2016 LessWrong Diaspora Survey Analysis: Part One (Meta and Demographics)

2016 LessWrong Di­as­pora Sur­vey Analysis

Overview


Sur­vey Meta

Introduction

Hello ev­ery­body, this is part one in a se­ries of posts an­a­lyz­ing the 2016 LessWrong Di­as­pora Sur­vey. The sur­vey ran from March 24th to May 1st and had 3083 re­spon­dents.

Al­most two thou­sand eight hun­dred and fifty hours were spent sur­vey­ing this year and you’ve all waited nearly two months from the first sur­vey re­sponse to the re­sults writeup. While the re­sults have been available for over a week, they haven’t seen wide­spread dis­sem­i­na­tion in large part be­cause they lacked a suc­cinct sum­mary of their con­tents.

When we started the sur­vey in march I posted this graph show­ing the dropoff in ques­tion re­sponses over time:

So it seems only rea­son­able to post the same graph with this years sur­vey data:

(I should note that this anal­y­sis counts cer­tain things as ques­tions that the other chart does not, so it says there are many more ques­tions than the pre­vi­ous sur­vey when in re­al­ity where are about as many as last year.)

2016 Di­as­pora Sur­vey Stats

Sur­vey hours spent in to­tal: 2849.818888888889

Aver­age num­ber of min­utes spent on sur­vey: 102.14404619673437

Me­dian num­ber of min­utes spent on sur­vey: 39.775

Mode min­utes spent on sur­vey: 20.266666666666666

The take­away here seems to be that some peo­ple take a long time with the sur­vey, rais­ing the av­er­age. How­ever, most peo­ple’s sur­vey time is some­where be­low the forty five minute mark. LessWrong does a very long sur­vey, and I wanted to make sure that in­vest­ment was re­warded with a deep de­tailed anal­y­sis. Weigh­ing in at over four thou­sand lines of python code, I hope the anal­y­sis I’ve put to­gether is worth the wait.

Credits

I’d like to thank peo­ple who con­tributed to the anal­y­sis effort:

Bar­tosz Wroblewski

Ku­udes on #lesswrong

Obor­mot on #lesswrong

Two anony­mous contributors

And any­body else who I may have for­got­ten. Thanks again to Scott Alexan­der, who wrote the ma­jor­ity of the sur­vey and ran it in 2014, and who has also been gen­er­ous enough to li­cense his part of the sur­vey un­der a cre­ative com­mons li­cense along with mine.


Demographics

Age

The 2014 sur­vey gave these num­bers for age:

Age: 27.67 + 8.679 (22, 26, 31) [1490]

In 2016 the num­bers were:

Mean: 28.108772669759592
Me­dian: 26.0
Mode: 23.0

Most LWers are in their early to mid twen­ties, with some older LWers bring­ing up the av­er­age. The av­er­age is close enough to the former figure that we can prob­a­bly say the LW de­mo­graphic is in their 20′s or 30′s as a gen­eral rule.

Sex and Gender

In 2014 our gen­der ra­tio looked like this:

Fe­male: 179, 11.9%
Male: 1311, 87.2%

In 2016 the pro­por­tion of women in the com­mu­nity went up by over four per­cent:

Male: 2021 83.5%
Fe­male: 393 16.2%

One hy­poth­e­sis on why this hap­pened is that the 2016 sur­vey fo­cused on the di­as­pora rather than just LW. Di­as­pora com­mu­ni­ties plau­si­bly have marginally higher rates of fe­male mem­ber­ship. If I had more time I would write an anal­y­sis in­ves­ti­gat­ing the de­mo­graph­ics of each di­as­pora com­mu­nity, but to an­swer this par­tic­u­lar ques­tion I think a cou­ple of SQL queries are illus­tra­tive:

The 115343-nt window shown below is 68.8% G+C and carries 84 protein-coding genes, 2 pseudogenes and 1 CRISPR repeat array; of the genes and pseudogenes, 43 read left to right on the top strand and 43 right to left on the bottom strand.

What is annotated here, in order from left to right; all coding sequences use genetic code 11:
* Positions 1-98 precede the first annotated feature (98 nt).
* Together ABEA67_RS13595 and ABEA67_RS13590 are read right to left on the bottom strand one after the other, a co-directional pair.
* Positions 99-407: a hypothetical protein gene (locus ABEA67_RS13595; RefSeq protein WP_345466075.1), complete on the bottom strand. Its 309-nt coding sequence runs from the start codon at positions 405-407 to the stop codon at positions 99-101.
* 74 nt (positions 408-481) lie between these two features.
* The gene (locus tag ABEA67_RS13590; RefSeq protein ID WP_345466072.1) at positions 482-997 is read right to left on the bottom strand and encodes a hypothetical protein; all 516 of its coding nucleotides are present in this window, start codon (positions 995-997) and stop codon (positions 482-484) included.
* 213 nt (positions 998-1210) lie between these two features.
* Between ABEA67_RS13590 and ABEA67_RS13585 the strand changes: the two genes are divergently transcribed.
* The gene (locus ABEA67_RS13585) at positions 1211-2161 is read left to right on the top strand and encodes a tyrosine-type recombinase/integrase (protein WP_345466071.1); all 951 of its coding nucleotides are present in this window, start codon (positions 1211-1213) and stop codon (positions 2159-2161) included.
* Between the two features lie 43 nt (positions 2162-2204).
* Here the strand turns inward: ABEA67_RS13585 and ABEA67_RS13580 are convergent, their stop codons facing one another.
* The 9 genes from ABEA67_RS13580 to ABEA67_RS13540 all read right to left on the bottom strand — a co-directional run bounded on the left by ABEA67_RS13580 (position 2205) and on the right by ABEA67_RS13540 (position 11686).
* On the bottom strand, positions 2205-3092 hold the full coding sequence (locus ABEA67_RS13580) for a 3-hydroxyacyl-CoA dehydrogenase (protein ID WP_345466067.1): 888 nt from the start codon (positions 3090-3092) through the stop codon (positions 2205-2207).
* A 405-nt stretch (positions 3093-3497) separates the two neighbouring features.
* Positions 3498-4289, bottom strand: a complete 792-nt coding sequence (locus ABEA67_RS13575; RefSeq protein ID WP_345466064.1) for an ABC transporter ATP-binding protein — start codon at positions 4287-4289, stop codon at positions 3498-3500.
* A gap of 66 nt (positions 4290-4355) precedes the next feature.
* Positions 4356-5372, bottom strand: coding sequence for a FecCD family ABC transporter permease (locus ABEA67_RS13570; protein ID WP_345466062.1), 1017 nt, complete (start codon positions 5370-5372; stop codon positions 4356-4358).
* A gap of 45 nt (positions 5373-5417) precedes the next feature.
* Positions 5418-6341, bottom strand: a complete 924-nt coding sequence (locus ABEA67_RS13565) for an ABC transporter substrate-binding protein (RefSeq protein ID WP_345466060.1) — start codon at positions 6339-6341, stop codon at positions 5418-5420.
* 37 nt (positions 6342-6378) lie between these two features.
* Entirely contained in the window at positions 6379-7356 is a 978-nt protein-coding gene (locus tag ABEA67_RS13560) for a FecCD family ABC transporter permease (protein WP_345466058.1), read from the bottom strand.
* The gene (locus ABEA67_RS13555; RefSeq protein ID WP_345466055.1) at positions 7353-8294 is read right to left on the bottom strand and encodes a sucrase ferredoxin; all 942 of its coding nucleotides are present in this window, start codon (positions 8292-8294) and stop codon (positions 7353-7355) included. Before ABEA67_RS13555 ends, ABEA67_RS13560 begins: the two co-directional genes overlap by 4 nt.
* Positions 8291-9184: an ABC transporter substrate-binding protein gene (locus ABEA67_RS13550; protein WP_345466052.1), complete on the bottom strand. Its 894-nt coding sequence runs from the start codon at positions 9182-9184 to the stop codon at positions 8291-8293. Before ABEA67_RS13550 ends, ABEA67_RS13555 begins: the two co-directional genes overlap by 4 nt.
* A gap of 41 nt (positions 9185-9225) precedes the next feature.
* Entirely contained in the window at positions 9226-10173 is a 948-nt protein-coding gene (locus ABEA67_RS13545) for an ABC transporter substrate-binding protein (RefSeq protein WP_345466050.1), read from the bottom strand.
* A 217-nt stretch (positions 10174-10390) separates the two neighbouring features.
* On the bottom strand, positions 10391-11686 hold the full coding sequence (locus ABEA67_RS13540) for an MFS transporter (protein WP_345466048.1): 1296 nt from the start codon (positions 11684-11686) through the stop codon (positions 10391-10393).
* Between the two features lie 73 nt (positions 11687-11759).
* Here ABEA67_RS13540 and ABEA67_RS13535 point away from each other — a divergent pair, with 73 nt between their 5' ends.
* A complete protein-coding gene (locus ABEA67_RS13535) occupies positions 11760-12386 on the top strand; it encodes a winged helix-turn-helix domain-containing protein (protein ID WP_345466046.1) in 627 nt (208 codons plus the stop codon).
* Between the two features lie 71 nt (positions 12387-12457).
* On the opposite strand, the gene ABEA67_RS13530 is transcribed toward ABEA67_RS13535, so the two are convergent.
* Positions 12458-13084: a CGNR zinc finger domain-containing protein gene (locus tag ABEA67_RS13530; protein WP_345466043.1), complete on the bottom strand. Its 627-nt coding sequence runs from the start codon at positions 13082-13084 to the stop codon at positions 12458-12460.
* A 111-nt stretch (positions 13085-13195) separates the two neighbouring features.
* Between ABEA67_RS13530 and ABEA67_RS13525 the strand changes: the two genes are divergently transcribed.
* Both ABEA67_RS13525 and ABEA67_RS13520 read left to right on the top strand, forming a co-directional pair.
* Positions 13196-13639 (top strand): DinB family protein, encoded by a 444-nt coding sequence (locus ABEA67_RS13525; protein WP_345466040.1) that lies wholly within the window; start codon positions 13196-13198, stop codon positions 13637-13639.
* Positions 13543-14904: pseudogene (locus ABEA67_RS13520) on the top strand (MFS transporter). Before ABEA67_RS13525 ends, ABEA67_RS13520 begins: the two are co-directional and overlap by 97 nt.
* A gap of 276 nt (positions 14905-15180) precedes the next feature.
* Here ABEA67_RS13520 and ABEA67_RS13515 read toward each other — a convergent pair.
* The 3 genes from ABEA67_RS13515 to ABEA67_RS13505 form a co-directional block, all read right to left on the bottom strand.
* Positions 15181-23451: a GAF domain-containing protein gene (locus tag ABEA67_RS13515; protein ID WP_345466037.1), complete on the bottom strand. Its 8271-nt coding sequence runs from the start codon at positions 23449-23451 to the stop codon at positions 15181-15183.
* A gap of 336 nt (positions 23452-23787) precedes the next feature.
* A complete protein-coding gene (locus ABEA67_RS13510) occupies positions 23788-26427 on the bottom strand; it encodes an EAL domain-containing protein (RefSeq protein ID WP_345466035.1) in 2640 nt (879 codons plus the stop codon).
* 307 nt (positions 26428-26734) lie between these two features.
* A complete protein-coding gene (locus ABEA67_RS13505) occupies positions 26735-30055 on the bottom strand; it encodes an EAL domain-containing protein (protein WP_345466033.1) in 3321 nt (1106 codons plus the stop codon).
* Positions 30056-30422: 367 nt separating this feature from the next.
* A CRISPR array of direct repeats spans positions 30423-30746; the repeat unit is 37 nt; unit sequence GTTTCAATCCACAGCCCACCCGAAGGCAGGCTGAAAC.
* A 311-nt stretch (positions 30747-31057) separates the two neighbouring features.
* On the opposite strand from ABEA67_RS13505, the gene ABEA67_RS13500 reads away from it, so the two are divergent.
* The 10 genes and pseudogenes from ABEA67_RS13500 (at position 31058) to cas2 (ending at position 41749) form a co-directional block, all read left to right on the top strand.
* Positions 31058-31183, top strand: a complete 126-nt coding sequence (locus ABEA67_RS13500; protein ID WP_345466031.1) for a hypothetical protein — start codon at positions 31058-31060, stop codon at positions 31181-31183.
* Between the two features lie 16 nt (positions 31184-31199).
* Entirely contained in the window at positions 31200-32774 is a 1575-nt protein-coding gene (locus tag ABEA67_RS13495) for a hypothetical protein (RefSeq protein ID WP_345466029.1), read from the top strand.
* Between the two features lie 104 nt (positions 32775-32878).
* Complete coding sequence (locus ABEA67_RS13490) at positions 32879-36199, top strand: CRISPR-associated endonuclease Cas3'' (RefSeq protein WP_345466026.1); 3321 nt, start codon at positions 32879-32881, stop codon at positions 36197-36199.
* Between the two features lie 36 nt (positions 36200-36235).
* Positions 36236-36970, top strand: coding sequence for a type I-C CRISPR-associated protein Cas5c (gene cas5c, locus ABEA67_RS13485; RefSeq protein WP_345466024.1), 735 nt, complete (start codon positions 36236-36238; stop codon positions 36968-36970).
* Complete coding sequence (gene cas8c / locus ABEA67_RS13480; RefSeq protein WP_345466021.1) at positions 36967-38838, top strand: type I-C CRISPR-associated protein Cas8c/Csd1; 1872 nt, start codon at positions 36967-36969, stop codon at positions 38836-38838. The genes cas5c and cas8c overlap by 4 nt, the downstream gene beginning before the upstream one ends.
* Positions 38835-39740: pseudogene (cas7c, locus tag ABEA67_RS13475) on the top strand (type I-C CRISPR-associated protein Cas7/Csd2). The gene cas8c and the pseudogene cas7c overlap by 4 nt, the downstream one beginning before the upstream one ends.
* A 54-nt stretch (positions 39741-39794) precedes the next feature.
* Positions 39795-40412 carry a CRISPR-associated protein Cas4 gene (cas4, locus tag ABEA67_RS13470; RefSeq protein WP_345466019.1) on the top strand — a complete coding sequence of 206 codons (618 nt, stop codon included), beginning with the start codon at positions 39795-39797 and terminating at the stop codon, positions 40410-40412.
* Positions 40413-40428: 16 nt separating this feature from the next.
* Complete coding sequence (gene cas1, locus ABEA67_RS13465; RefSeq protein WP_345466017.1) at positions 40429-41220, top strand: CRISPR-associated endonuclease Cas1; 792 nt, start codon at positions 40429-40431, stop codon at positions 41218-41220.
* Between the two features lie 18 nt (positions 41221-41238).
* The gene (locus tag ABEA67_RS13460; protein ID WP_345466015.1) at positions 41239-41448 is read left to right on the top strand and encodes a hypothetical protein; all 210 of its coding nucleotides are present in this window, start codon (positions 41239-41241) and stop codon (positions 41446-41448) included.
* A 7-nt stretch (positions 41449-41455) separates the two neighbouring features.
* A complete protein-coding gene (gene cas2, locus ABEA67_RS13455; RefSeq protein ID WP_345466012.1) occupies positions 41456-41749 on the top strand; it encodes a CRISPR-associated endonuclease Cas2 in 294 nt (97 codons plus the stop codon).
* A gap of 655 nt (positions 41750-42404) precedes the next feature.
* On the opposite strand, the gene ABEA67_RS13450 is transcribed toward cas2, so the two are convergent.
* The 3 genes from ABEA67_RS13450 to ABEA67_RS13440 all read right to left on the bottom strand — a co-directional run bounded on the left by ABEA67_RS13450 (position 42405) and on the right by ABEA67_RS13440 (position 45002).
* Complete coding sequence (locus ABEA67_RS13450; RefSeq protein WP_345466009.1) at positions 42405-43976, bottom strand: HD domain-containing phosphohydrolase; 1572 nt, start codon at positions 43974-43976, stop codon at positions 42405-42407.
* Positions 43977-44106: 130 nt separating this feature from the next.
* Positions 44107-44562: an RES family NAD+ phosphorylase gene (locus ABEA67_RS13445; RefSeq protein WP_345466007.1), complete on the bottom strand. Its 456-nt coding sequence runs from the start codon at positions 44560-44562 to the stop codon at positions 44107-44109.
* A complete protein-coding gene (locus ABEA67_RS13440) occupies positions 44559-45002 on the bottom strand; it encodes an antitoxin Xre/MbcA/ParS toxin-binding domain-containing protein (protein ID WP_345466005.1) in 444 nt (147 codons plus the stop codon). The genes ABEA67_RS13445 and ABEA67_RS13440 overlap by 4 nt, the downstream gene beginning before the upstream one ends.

(Note: Ac­tiveMem­ber­ships one and two are ‘LessWrong’ and ‘LessWrong Mee­tups’ re­spec­tively.)
sqlite> se­lect count(birth­sex) from data where (Ac­tiveMem­ber­ships_1 = “Yes” OR Ac­tiveMem­ber­ships_2 = “Yes”) AND birth­sex=”Male”;
425
sqlite> se­lect count(birth­sex) from data where (Ac­tiveMem­ber­ships_1 = “Yes” OR Ac­tiveMem­ber­ships_2 = “Yes”) AND birth­sex=”Fe­male”;
66
>>> 66 /​ (425 + 66)\
0.13441955193482688\

Well, maybe. Of course, be­fore we wring our hands too much on this ques­tion it pays to re­mem­ber that as­signed sex at birth isn’t the whole story. The gen­der ques­tion in 2014 had these re­sults:

F (cis­gen­der): 150, 10.0%
F (trans­gen­der MtF): 24, 1.6%
M (cis­gen­der): 1245, 82.8%
M (trans­gen­der FtM): 5, 0.3%
Other: 64, 4.3%

In 2016:

F (cis­gen­der): 321 13.3%
F (trans­gen­der MtF): 65 2.7%
M (cis­gen­der): 1829 76%
M (trans­gen­der FtM): 23 1%
Other: 156 6.48%

Some things to note here. 16.2% of re­spon­dents were as­signed fe­male at birth but only 13.3% still iden­tify as women. 1% are trans­men, but where did the other 1.9% go? Pre­sum­ably into the ‘Other’ field. Let’s find out.

sqlite> se­lect count(birth­sex) from data where birth­sex = “Fe­male” AND gen­der = “Other”;
57
sqlite> se­lect count(*) from data;
3083
>>> 57 /​ 3083
0.018488485241647746

Seems to be the case. In gen­eral the pro­por­tion of men is down 6.1% from 2014. We also gained 1.1% transwomen and .7% trans­men in 2016. Mov­ing away from bi­nary gen­ders, this sur­veys non­bi­nary gen­der count gained in pro­por­tion by nearly 2.2%. This means that over one in twenty LWers iden­ti­fied as a non­bi­nary gen­der, mak­ing it a larger de­mo­graphic than bi­nary trans­gen­der LWers! As ex­cit­ing as that may sound to some ears the num­bers tell one story and the write ins tell quite an­other.

It pays to keep in mind that non­bi­nary gen­ders are a com­mon troll op­tion for peo­ple who want to write in crit­i­cism of the ques­tion. A quick look at the write ins ac­com­pa­ny­ing the other op­tion in­di­cates that this is what many peo­ple used it for, but by no means all. At 156 re­sponses, that’s small enough to be worth do­ing a quick man­ual tally.

<table bor­der=”0″> <cap­tion>”Other” Gen­ders, Sam­ple Size: 156 </​cap­tion> <thead> <tr> <th>Clas­sifi­ca­tion</​th><th>Count</​th> </​tr> </​thead> <tbody> <tr> <td>Agen­der</​td> <td>35</​td> </​tr> <tr> <td>Eso­teric</​td> <td>6</​td> </​tr> <tr> <td>Fe­male</​td> <td>6</​td> </​tr> <tr> <td>Male</​td> <td>21</​td> </​tr> <tr> <td>Male-To-Fe­male</​td> <td>1</​td> </​tr> <tr> <td>Non­bi­nary</​td> <td>55</​td> </​tr> <tr> <td>Ob­jec­tion on Ba­sis Gen­der Doesn’t Ex­ist</​td> <td>6</​td> </​tr> <tr> <td>Ob­jec­tion on Ba­sis Gen­der Is Bi­nary</​td> <td>7</​td> </​tr> <tr> <td>in Pro­cess of Tran­si­tion­ing</​td> <td>2</​td> </​tr> <tr> <td>Re­fusal</​td> <td>7</​td> </​tr> <tr> <td>Un­de­cided</​td> <td>10</​td> </​tr> </​tbody> </​table> So de­pend­ing on your com­fort zone as to what con­sti­tutes a countable gen­der, there are 90 to 96 valid ‘other’ an­swers in the sur­vey dataset. (La­beled dataset)

>>> 90 /​ 3083
0.029192345118391177